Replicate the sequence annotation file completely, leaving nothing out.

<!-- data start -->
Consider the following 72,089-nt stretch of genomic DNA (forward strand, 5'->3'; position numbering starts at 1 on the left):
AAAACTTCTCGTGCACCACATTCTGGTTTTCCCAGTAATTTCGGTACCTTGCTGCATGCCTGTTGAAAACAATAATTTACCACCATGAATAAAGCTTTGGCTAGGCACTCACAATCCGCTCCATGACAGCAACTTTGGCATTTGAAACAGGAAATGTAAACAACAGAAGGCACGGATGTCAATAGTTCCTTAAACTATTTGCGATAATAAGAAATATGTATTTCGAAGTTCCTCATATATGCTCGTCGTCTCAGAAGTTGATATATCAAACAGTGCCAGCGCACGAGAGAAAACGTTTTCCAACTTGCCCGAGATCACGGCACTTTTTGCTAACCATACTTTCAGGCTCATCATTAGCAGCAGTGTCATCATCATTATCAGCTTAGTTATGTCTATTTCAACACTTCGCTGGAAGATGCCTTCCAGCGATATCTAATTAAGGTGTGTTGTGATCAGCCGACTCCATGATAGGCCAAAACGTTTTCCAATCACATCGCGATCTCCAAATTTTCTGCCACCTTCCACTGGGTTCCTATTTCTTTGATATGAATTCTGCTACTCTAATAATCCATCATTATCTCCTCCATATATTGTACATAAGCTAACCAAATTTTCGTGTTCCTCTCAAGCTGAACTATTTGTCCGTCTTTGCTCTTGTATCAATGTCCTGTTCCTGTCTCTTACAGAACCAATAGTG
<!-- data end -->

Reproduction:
Consider the following 72,089-nt stretch of genomic DNA (forward strand, 5'->3'; position numbering starts at 1 on the left):
AAAACTTCTCGTGCACCACATTCTGGTTTTCCCAGTAATTTCGGTACCTTGCTGCATGCCTGTTGAAAACAATAATTTACCACCATGAATAAAGCTTTGGCTAGGCACTCACAATCCGCTCCATGACAGCAACTTTGGCATTTGAAACAGGAAATGTAAACAACAGAAGGCACGGATGTCAATAGTTCCTTAAACTATTTGCGATAATAAGAAATATGTATTTCGAAGTTCCTCATATATGCTCGTCGTCTCAGAAGTTGATATATCAAACAGTGCCAGCGCACGAGAGAAAACGTTTTCCAACTTGCCCGAGATCACGGCACTTTTTGCTAACCATACTTTCAGGCTCATCATTAGCAGCAGTGTCATCATCATTATCAGCTTAGTTATGTCTATTTCAACACTTCGCTGGAAGATGCCTTCCAGCGATATCTAATTAAGGTGTGTTGTGATCAGCCGACTCCATGATAGGCCAAAACGTTTTCCAATCACATCGCGATCTCCAAATTTTCTGCCACCTTCCACTGGGTTCCTATTTCTTTGATATGAATTCTGCTACTCTAATAATCCATCATTATCTCCTCCATATATTGTACATAAGCTAACCAAATTTTCGTGTTCCTCTCAAGCTGAACTATTTGTCCGTCTTTGCTCTTGTATCAATGTCCTGTTCCTGTCTCTTACAGAACCAATAGTG